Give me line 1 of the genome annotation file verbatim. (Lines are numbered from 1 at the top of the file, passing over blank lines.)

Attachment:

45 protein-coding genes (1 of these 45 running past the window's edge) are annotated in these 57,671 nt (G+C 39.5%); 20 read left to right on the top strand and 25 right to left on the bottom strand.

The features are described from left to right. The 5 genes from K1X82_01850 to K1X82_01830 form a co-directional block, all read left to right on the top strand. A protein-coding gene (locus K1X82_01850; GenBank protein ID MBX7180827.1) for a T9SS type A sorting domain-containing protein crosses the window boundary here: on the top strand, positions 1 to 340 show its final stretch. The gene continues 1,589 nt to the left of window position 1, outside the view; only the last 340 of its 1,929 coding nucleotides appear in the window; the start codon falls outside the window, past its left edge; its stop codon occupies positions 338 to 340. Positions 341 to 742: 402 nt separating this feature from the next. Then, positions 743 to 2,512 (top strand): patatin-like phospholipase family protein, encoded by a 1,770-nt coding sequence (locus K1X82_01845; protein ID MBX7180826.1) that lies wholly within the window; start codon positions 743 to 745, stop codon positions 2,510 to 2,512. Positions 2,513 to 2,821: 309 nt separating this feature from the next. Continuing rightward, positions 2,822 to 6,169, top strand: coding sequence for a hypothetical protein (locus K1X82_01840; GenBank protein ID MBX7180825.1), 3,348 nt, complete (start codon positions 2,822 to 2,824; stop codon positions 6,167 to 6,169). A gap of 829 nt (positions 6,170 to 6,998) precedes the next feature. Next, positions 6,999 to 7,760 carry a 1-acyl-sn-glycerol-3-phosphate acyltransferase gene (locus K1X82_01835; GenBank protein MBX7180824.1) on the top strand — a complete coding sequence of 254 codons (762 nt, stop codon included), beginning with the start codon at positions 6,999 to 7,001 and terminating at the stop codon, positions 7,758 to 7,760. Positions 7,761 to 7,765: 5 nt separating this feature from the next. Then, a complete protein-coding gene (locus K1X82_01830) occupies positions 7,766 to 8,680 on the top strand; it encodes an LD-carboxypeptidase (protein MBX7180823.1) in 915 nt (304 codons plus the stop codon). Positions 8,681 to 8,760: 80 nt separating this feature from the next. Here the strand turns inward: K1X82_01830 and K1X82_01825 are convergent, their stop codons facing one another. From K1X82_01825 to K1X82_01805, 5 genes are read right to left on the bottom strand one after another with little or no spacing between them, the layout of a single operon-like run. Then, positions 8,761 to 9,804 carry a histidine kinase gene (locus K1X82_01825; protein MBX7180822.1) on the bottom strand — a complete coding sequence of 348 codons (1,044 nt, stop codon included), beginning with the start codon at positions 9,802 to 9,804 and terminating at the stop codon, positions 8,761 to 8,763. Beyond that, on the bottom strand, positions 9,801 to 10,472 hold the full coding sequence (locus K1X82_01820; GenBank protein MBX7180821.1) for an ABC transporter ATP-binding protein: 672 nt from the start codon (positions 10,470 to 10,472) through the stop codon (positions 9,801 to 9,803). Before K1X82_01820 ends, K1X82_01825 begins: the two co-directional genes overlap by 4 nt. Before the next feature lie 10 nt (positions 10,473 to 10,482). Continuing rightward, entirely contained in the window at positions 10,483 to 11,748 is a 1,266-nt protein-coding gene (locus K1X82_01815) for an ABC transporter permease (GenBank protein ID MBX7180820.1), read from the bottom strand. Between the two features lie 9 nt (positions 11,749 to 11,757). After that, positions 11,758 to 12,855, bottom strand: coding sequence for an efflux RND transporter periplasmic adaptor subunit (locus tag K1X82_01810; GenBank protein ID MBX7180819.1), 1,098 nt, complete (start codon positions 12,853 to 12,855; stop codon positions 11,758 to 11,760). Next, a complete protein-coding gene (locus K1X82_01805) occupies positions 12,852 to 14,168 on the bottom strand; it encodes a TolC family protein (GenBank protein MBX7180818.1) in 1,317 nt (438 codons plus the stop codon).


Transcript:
45 protein-coding genes (1 of these 45 running past the window's edge) are annotated in these 57,671 nt (G+C 39.5%); 20 read left to right on the top strand and 25 right to left on the bottom strand.